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Monumental 1932 Picasso Portrait of Marie-Thérèse to Make Auction Debut at Sotheby's | Estimated to Achieve $60M+

Pablo Picasso’s Rapturous 1932 Homage to Marie-Thérèse Walter To Make Auction Debut at Sotheby’s Modern Evening Auction This May

Femme nue couchée A Monumental Achievement in Picasso’s Oeuvre and the History of Portraiture, Is Poised to Achieve in Excess of $60 Million

"Picasso’s portraits of his golden muse Marie-Thérèse are undeniable hallmarks of 20th century art. When unveiled at his career retrospective in 1932, this cycle of monumental works scintillated with their rapturously romantic and sensuous depiction of Picasso’s heretofore sequestered mistress. A radical departure from tradition, this striking painting is at the same time a deeply lyrical ode to the artist’s unbound desire for Marie-Thérèse; with her fin-like, endlessly pliable limbs, the portrait continues to enchant as it perfectly captures Picasso’s muse as the ultimate expression of his genius.”

Brooke Lampley, Sotheby’s Chairman and Worldwide Head of Sales for Global Fine Art NEW YORK, 7 April 2022 – Painted in April 1932, 90 years ago to the month, Femme nue couchée is one of Pablo Picasso’s most monumental and uninhibitedly sensual portrayals of Marie-Thérèse Walter. Appearing at auction for the first time, the large-scale painting is poised to achieve in excess of $60 million at Sotheby’s Modern Evening Auction on 17 May, making it one of the most valuable portraits of Marie-Thérèse Walter ever offered at auction.

Marie-Thérèse was the inspiration for many of Picasso’s greatest works, with 1932 - the year in which he was finally able to give full painterly voice to his passion - widely regarded as his ‘annus mirabilis’. So extraordinarily was Picasso’s output that year, an entire museum exhibition has been dedicated to it (“Paris 1932”, at Tate Modern in 2018). And while the works from this moment stand out for their creativity and their joyous mood, what perhaps marks them out most of all is the intensity of desire that underpins them. (In fact, the French leg of exhibition at the Musee Picasso was called “Paris 1932: année erotique”).

But of the many portraits Picasso painted of Marie-Thérèse in that year, this particular image stands out: it is a uniquely compelling composition that is radically different, both from anything else in his oeuvre, and from the broader art historical tradition of the female reclining nude. In this work, Picasso evokes Marie-Thérèse with the strong and sensuous fin-like limbs of a sea-creature. Though he would go on to render subsequent lovers in animalistic form, the allusion to the sea here is significant: Marie-Thérèse was also an avid and accomplished swimmer whose powerful, athletic grace in the water was a source of constant fascination for Picasso (something that was perhaps all the more beguiling for him, given that – for all the time he spent on the beach as a child and subsequently – he in fact he never learned to swim). In addition to which, the headiest days of their blossoming relationship were spent by the sea: in the summer of 1928, Picasso took his then-wife Olga and son Paulo to the seaside at Dinard. Unbeknown to them, he also installed his then-still-secret-lover Marie-Thérèse in a holiday camp nearby, ‘eloping’, whenever possible for secret romantic encounters by the sea.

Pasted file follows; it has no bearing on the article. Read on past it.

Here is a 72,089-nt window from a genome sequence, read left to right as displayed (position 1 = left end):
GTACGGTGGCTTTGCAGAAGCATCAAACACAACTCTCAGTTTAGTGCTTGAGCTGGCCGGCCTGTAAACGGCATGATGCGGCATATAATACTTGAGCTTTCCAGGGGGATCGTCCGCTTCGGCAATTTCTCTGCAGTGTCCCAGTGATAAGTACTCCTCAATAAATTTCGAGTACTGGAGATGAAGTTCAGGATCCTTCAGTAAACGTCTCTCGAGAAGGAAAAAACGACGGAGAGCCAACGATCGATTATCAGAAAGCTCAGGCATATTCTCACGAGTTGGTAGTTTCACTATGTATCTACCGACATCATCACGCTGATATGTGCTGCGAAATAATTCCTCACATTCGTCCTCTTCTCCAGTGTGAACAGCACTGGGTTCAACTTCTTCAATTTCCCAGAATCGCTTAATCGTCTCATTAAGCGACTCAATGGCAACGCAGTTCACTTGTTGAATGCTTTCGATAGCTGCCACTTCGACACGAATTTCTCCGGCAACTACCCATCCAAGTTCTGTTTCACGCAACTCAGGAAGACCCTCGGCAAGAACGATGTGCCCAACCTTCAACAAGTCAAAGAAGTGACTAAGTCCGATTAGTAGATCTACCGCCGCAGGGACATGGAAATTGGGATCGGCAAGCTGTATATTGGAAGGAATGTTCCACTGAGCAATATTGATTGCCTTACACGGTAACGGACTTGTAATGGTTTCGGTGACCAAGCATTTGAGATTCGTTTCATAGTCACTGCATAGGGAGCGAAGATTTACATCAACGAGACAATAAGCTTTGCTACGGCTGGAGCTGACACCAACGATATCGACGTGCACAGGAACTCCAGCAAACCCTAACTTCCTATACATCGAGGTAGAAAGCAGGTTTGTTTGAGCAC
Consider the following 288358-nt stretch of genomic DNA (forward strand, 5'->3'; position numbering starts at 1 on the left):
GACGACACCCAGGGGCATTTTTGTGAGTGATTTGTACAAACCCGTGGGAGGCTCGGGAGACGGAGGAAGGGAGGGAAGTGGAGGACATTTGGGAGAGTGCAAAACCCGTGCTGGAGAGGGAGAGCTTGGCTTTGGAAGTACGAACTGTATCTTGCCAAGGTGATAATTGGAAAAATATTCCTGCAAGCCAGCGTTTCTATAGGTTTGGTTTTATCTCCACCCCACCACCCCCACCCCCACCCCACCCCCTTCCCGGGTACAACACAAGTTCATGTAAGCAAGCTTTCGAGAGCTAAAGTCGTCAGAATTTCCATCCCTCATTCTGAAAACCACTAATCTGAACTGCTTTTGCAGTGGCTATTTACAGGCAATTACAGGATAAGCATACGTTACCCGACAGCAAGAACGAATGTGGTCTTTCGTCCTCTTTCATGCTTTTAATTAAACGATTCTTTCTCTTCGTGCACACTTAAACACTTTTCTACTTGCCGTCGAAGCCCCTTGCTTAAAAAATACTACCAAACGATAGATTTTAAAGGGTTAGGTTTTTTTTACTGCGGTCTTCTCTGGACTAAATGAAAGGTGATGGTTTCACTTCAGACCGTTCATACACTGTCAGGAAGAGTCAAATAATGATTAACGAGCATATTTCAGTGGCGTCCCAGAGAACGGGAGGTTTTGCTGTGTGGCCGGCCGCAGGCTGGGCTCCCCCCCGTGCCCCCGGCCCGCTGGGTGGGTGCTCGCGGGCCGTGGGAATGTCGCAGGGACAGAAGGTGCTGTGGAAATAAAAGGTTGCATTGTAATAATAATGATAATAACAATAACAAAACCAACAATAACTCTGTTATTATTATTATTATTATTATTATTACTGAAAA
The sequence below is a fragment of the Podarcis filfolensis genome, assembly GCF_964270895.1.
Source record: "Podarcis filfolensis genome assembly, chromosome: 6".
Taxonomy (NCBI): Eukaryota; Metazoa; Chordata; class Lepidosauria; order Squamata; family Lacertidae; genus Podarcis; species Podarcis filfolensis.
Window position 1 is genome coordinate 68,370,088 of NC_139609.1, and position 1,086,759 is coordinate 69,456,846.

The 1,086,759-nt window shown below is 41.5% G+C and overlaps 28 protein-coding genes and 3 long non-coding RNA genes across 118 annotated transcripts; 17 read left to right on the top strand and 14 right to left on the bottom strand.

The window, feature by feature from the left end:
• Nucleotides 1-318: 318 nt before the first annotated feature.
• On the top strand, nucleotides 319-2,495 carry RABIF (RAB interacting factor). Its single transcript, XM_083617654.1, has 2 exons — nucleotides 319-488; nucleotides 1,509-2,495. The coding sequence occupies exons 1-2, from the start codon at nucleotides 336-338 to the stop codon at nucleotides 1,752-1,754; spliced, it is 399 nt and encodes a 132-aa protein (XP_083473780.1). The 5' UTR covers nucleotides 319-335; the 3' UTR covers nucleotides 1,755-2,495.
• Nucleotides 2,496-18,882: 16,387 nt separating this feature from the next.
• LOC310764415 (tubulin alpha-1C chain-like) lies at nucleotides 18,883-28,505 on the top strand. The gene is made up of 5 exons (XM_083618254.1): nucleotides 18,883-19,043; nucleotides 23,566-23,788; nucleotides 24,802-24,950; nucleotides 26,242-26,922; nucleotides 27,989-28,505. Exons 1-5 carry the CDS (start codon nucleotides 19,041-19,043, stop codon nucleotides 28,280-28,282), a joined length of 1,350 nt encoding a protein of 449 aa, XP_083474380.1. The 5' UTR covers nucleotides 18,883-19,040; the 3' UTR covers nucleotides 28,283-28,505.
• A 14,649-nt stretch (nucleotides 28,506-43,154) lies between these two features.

Furthermore, a lover of the sea (‘I am a child of the sea; I long to bathe in it, to gulp down the salty water’) and an avid film goer, Picasso may well have been influenced in this composition by Jean Painlevé’s 1928 surrealist masterpiece, La Pieuvre, “a captivating love letter to one of nature's most intelligent and enigmatic creations.”

Building on the lineage of the reclining nude in art history, Picasso’s Femme nue couchée offers a daring new take on the tradition, upending naturalism for the biomorphic forms of Surrealism and a curvilinear approach derived from his simultaneous sculptural practice, which would prove highly influential to generations of artists to come.

“As one of the star highlights of Tate Modern’s world-class exhibition devoted to 1932 as a pivotal year for Picasso, Femme nue couchée is a ground-breaking, extraordinarily sensual work that remained within the artist’s estate for decades before its acquisition directly from the family of the artist . Marking the first time this painting will appear at auction, our Modern Evening Sale will be a defining moment in solidifying 1932 as one of Picasso’s most critically important and sought-after periods.” Helena Newman, Sotheby’s Worldwide Head of Impressionist & Modern Art

“There were many notable years in the long, dramatic career of Pablo Picasso, but 1932 stands out as particularly momentous. In this ‘year of wonders,’ Picasso produced some of his most iconic images of Marie-Thérèse, and here she is presented with a potent mix of sensuality and youthful naivety that heralds a major creative turning point for Picasso. As Picasso remains at the pinnacle of the art market, his portraits of Marie-Thérèse are the most desired and defining works of his entire oeuvre, and Femme nue couchée is one of the most exceptional to ever come to auction.” Julian Dawes, Sotheby’s Head of Modern Art, Americas

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  • Pablo Picasso, Femme nue couchée, 1932 - Exhibition
    Pablo Picasso, Femme nue couchée, 1932 - Exhibition
    Sotheby’s Auktionshaus
  • Pablo Picasso, Femme nue couchée, 1932
    Pablo Picasso, Femme nue couchée, 1932
    Sotheby’s Auktionshaus